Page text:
The ability to represent a function at hierarchical levels of resolution, or detail, and then being able to examine it at any level. The highest resolution is the complete function, and lower levels have lesser and lesser detail, and are coarser. One way to do this is using wavelets. This idea is getting very popular in computer graphics, to represent curves and surfaces, because it is useful to render them at various levels of detail.

Another interesting thing, is that every MRA can be generated by the use of recursive subdivision, which is a quite cool idea, where you take a polygon, or even a polyhedron, and split each edge at its midpoint, and then move the vertices around. The surprising thing is that if you do this process correctly you can get all sorts of nice (or weird) looking curves out of it :)

Kind of a neat really, perhaps even a topic for a Masters thesis.

A Multiresolution Analysis (MRA) of L2(R) is a nested family of subspaces,

... ⊆ V-1 ⊆ V0  ⊆ V1 ⊆ V2 ⊆ ...

such that

i) If f(x) is in Vn then f(2x) is in Vn+1,

ii) V0 contains integer translations of its elements, (i.e. if f(x) is in V0, then so are f(x-k) for any integer k.)

iii) There is a function φ(x) in V0, called the scaling function, which "generates" the space V0 - in the sense that, any function in V0 can be expressed as a linear combination of the functions {φ(2x-k)} (for integer k).

iv) The intersection of the spaces {Vi} is equal to {0}.

v) The union of the spaces {Vi} is dense in L2{R).


Because of (i) and (ii), as you go higher up in the spaces Vn, you will capture "finer detail".

As a consequence of (iii), φ itself can be expressed as a linear combination of compressed translations. i.e. φ(x) = Σk sk φ(2x-k) for some real (or complex) coefficients {sk}. These are called the scaling coefficients. A function satisfying such an identity is often called self similar. The equation is similar to, but not quite, a finite difference equation.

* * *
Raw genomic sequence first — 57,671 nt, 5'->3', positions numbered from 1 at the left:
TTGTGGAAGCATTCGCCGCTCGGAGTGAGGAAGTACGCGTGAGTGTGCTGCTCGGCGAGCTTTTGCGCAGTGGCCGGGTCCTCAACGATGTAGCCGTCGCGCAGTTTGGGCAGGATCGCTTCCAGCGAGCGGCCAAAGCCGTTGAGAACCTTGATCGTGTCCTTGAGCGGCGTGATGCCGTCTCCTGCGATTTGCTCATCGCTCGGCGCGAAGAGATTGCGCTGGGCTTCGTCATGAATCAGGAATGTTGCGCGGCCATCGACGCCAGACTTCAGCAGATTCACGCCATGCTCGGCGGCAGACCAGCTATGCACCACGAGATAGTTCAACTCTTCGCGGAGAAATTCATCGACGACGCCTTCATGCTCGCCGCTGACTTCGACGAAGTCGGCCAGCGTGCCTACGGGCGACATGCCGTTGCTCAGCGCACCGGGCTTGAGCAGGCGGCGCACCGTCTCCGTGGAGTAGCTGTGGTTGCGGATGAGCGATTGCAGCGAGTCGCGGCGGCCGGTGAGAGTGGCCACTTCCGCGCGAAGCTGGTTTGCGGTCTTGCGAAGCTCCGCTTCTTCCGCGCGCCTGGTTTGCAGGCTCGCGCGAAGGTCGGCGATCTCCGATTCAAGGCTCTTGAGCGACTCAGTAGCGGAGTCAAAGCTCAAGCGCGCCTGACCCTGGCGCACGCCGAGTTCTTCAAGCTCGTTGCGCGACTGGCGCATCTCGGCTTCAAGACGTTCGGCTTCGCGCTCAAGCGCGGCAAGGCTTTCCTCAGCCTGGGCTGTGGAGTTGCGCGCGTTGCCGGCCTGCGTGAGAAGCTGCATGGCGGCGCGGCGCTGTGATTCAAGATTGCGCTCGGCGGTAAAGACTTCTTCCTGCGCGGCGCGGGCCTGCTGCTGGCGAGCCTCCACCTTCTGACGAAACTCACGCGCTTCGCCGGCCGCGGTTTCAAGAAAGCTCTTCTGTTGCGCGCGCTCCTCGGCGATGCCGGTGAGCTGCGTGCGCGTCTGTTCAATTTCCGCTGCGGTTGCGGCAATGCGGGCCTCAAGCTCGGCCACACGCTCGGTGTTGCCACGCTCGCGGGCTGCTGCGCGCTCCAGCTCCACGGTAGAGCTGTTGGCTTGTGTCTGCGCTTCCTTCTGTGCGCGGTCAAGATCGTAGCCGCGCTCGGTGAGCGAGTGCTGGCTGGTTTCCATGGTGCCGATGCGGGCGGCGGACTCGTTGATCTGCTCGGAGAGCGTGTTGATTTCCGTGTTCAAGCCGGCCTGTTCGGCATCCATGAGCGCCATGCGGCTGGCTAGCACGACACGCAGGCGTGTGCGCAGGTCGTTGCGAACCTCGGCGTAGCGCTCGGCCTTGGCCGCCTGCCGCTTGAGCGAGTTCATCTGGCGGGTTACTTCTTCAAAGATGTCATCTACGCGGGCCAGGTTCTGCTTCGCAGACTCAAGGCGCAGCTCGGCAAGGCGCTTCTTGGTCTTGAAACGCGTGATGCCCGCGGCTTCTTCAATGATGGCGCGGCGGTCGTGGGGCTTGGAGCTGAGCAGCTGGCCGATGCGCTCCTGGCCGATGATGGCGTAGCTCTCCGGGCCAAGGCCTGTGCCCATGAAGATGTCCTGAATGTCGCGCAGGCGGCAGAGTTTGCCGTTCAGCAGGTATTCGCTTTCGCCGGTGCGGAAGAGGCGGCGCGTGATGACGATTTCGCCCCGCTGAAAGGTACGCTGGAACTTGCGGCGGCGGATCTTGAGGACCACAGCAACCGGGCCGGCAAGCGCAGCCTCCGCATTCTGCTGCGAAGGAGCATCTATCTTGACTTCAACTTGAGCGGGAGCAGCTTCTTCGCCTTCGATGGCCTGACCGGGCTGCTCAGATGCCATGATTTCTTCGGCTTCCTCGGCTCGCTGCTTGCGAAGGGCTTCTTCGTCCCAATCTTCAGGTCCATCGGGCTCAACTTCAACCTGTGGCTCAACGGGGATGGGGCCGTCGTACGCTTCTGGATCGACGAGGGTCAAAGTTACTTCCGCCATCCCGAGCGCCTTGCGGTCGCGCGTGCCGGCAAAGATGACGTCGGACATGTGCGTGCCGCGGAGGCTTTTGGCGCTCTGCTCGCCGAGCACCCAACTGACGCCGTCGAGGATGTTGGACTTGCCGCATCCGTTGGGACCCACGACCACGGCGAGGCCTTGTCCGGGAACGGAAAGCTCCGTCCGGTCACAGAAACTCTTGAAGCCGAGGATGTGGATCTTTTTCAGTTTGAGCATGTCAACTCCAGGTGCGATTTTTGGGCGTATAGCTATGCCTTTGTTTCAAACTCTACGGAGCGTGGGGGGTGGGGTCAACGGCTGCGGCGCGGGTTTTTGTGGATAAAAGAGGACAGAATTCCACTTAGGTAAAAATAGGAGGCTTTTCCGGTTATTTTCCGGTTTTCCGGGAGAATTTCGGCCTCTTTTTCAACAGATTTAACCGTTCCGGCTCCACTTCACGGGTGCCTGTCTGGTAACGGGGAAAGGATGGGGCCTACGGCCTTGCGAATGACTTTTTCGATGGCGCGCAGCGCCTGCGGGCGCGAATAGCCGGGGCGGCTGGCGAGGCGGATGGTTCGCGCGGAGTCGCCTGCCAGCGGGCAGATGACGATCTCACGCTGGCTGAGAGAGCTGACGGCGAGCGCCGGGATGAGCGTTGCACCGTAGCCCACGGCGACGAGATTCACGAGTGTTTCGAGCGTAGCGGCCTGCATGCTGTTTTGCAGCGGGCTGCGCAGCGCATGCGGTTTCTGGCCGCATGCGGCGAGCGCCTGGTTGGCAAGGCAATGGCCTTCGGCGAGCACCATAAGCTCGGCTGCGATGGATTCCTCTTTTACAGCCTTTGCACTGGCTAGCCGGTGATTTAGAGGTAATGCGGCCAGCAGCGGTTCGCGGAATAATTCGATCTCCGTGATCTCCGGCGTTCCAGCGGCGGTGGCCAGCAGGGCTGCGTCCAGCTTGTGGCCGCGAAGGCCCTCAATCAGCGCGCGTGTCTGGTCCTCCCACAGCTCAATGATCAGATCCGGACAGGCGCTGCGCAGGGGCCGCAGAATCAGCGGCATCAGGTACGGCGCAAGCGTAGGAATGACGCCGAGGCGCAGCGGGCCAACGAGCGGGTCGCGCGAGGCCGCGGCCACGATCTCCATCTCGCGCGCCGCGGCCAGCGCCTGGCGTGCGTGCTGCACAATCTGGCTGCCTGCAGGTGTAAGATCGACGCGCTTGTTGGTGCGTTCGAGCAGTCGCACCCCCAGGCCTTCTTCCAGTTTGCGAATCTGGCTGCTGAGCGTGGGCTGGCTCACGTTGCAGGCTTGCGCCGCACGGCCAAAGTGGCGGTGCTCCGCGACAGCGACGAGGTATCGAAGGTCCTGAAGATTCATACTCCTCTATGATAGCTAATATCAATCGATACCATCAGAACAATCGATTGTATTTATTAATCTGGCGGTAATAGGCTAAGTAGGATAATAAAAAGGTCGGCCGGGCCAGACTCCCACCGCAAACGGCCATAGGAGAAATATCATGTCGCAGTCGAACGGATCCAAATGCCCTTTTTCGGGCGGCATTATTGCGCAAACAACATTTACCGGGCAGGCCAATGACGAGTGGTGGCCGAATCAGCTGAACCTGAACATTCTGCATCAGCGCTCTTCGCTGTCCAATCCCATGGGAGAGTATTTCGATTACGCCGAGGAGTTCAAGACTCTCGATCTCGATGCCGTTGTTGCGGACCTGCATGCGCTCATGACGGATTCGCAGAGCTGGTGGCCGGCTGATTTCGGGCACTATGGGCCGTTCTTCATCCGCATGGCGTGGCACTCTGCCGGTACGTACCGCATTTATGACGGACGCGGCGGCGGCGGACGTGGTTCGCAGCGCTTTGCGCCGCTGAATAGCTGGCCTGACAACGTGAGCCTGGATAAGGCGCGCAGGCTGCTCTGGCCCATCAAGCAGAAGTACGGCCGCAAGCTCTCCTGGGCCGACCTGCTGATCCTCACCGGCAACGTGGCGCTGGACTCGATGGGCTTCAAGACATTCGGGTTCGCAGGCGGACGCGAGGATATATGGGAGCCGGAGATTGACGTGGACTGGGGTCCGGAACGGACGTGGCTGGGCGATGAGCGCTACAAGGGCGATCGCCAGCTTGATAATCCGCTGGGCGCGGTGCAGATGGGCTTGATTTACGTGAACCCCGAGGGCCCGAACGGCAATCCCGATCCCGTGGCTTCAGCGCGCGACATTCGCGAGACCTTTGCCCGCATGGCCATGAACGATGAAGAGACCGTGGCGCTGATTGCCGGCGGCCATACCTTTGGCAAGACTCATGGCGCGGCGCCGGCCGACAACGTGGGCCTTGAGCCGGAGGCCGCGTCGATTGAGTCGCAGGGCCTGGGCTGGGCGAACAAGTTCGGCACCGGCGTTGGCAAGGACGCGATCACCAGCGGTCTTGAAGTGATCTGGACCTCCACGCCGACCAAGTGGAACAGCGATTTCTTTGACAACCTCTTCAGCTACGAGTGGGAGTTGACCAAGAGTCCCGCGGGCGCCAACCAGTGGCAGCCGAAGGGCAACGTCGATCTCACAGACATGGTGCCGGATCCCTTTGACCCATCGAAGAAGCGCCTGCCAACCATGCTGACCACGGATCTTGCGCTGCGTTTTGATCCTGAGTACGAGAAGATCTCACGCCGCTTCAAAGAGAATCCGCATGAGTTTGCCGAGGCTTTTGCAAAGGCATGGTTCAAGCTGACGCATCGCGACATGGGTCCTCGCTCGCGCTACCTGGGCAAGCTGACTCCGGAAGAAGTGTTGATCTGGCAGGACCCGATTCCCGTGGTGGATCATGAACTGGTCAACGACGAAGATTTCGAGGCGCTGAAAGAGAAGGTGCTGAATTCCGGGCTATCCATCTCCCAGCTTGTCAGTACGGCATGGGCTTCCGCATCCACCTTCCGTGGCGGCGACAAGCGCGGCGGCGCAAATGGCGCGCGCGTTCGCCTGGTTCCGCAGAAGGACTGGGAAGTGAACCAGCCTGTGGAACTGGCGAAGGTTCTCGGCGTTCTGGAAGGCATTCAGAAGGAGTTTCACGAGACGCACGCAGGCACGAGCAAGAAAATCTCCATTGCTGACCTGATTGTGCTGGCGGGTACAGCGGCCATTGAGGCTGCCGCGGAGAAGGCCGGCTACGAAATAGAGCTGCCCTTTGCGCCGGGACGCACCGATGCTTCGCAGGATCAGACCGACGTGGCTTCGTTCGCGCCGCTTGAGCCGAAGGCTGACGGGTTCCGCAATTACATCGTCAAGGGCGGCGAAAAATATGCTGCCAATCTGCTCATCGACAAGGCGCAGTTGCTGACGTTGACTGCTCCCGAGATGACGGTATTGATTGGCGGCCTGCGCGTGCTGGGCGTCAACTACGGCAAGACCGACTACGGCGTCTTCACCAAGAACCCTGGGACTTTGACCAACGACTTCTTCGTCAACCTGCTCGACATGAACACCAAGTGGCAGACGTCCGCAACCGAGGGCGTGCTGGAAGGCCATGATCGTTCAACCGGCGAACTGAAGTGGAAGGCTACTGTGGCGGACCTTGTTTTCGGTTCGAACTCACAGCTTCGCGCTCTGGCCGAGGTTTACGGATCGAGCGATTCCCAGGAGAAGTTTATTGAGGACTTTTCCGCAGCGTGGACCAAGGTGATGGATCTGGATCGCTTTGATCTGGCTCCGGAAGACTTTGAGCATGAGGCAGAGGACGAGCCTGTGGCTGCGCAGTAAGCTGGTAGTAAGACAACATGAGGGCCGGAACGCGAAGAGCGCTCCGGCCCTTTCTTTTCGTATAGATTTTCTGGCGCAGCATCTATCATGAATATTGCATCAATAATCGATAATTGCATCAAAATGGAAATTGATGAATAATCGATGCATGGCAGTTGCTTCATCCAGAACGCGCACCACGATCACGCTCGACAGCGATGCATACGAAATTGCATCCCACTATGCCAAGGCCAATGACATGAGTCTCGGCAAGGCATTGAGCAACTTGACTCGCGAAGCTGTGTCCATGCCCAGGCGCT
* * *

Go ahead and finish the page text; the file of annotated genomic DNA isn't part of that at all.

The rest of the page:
If the scaling function φ is orthogonal, meaning that the Linner product <φ(x-k), φ(x-j)> = ∫ φ(x-k) φ(x-j) dx = δjk , this is sometimes called an orthogonal MRA. If the scaling function is compactly supported, there will be finitely many non-zero scaling coefficients, and vice versa. Often times the scaling function will be continuous, or of finite support, or twice differentiable, in order to grant the MRA nice features.


In this orthogonal case, one could define the wavelet space Wn as the orthogonal complement of Vn within Vn+1. A wavelet is formed (as a linear combination of the {φ(2x-k)}) by using the wavelet coefficients, and these are defined by reversing the order of the scaling coefficients and alternating the sign on each coefficient. (wk = (-1)k s1-k). This wavelet, being an element of W0, will be orthogonal (in the L2 sense) to all of V0, as it is orthogonal to the scaling function φ(x) which generates V0.


A good first example of an orthogonal scaling function, despite not being continuous, is the Haar function. This function is the identity (equal to 1) over the interval [0, 1], and it is equal to 0 elsewhere. The scaling coefficients would be {1, 1}, because given the Haar function as p(x), we would have p(x) = p(2x) + p(2x-1).

The Haar wavelet would use the wavelet coefficients {1, -1}, it would be defined as ψ(x) = p(2x) - p(2x-1), and it would be equal to one over [0, 1/2], and equal to negative one over [1/2, 1]. (You can see how integrating this times the Haar function would give you zero - they are orthogonal.) 

A more interesting example, though not orthogonal, is the "tent" function T(x), the piecewise linear function increasing from 0 to 1 over the interval [-1, 0], then decreasing from 1 to 0 over the interval [0, 1]. The scaling coefficients in this case are {1/2, 1, 1/2}, as the function T(x) = 1/2 T(2x+1) + T(2x) + 1/2 T(2x-1).

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